WellesleyWeston Magazine

SUMMER 2016

Launched in 2005, WellesleyWeston Magazine is a quarterly publication tailored to Wellesley and Weston residents and edited to enrich the experience of living in two of Massachusetts' most desirable communities.

Issue link: http://wellesleywestonmagazine.epubxp.com/i/674848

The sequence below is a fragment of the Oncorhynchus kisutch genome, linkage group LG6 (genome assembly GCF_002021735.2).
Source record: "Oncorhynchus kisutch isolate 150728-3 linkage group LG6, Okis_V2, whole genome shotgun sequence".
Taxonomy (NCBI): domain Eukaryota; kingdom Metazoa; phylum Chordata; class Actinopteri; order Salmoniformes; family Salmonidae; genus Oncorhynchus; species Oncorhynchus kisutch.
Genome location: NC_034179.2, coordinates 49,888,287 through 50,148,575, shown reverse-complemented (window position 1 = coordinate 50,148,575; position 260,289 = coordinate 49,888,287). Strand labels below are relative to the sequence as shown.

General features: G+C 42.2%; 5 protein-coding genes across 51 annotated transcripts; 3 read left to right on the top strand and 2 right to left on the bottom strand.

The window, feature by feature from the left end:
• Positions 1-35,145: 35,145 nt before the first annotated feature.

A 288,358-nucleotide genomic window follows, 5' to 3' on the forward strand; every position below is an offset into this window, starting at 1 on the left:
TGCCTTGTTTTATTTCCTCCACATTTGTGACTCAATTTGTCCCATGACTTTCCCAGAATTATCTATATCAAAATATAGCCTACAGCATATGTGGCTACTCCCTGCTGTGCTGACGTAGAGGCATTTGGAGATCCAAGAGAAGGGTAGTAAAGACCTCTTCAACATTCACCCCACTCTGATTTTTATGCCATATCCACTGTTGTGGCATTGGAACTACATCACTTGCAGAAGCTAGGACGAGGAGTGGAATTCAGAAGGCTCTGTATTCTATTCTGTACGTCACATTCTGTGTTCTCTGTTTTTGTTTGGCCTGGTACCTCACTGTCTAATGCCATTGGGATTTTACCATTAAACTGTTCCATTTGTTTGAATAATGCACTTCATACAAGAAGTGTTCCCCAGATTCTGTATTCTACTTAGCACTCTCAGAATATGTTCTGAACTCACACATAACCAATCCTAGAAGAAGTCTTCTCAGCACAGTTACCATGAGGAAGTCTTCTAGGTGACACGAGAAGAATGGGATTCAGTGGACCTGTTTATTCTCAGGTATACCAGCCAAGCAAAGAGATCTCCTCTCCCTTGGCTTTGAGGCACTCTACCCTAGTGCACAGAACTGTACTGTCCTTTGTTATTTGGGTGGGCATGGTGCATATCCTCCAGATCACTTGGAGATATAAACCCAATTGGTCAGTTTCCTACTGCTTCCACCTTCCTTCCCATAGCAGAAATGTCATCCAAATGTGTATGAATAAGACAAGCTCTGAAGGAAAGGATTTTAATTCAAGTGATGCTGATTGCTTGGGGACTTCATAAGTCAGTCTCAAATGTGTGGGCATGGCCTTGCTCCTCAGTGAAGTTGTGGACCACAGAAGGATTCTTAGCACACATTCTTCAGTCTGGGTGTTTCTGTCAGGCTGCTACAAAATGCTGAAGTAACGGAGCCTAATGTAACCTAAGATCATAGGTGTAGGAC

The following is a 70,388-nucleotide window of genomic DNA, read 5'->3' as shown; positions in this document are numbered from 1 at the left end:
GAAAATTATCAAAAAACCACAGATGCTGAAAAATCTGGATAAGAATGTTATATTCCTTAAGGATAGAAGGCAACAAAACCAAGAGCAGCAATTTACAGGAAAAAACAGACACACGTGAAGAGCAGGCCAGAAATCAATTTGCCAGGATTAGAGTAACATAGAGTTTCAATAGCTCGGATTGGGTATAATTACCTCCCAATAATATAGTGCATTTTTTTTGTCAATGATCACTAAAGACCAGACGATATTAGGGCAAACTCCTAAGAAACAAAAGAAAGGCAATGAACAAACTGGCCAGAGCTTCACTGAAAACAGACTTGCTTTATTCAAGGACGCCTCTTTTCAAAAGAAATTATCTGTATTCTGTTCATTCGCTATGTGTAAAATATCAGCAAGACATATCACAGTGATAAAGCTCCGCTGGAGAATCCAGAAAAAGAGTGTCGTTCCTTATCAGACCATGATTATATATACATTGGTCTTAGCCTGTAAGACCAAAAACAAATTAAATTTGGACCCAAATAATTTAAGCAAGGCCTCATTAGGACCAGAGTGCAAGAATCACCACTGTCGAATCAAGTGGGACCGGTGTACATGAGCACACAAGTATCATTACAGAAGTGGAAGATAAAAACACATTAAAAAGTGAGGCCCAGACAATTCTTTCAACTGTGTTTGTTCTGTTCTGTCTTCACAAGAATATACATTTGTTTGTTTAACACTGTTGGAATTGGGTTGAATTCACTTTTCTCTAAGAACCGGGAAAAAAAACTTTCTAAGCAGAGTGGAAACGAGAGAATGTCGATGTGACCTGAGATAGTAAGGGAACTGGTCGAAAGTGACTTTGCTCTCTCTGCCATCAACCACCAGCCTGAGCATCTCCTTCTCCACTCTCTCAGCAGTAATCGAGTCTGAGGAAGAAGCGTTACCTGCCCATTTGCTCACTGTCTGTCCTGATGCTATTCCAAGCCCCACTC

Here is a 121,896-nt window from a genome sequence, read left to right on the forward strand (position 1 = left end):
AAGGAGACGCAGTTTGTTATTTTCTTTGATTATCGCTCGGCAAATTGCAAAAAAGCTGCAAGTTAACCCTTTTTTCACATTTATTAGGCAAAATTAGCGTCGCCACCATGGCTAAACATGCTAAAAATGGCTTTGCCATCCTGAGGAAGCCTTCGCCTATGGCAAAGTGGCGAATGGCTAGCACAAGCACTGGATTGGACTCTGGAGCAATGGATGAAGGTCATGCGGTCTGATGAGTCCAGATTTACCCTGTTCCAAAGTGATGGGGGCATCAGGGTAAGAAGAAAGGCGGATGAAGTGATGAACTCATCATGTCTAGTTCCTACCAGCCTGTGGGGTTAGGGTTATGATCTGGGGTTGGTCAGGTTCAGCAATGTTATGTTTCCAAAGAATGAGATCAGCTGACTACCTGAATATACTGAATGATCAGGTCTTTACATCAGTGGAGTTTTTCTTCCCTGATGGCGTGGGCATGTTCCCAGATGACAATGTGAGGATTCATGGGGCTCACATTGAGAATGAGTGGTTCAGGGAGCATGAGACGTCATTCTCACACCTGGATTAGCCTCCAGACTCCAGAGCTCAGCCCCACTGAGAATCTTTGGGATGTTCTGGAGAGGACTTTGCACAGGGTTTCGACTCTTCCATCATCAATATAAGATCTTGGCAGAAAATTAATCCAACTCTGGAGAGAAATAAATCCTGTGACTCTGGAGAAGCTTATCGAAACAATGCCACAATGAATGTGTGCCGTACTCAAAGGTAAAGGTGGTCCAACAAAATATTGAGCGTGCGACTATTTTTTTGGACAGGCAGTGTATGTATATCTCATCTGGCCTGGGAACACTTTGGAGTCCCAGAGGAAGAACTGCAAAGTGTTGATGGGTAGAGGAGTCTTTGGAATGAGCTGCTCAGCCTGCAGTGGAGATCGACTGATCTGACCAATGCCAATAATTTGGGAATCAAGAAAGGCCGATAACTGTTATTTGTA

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artist profile "captures his or her unique personality" 166 W e l l e s l e y W e s t o n M a g a z i n e | s u m m e r 2 0 1 6 Works in Progress Interested in getting a glimpse of Sue's creations in progress? Go to her website www.jellybeanarts.com, click on "Gallery," select a name on the left-hand side of the page, and scroll through the several interim steps between photo and finished piece. Without step-by-step instructions, Sue jumped right in. She called upon her experience with oil painting to guide her process, one that remains relatively the same today. Sue starts with a photograph of her subject, one that captures his or her unique personality. Then she enlarges the photo and prints it out in several rectangular tiles that she adheres with Mod Podge glue to medium-density fiberboard. Next she "mixes her palette," selecting multiple jellybean colors to capture the lights and darks of the skin tone, hair, and eye colors. Sue doesn't aim for a paint-by-number exact match; in fact, the colors in the photo have nothing to do with the actual jellybean colors she selects. Her subject's personality directs the feel of the palette she creates. Jelly Belly brand jellybeans are Sue's medium of choice given their uniformity of size and range of available colors. Sue positions and repositions 8,000 to 10,000 beans in every creation. Throughout the process and before she secures even one single bean, Sue holds her camera high above the portrait to take photos of the mosaic in progress. These photos provide the perspective she needs to adjust bean colors to get the portrait just right. Once the color placements are to her liking, Sue carefully squeezes a strong adhesive (like Krazy Glue) over every jellybean mosaic piece before she applies a spray of polyurethane to ensure a colorfast finish. Sue's largest mosaic to date is of a boy named Noah whose parents ordered a four-and-a-half by five-and-a-half-foot portrait as a surprise

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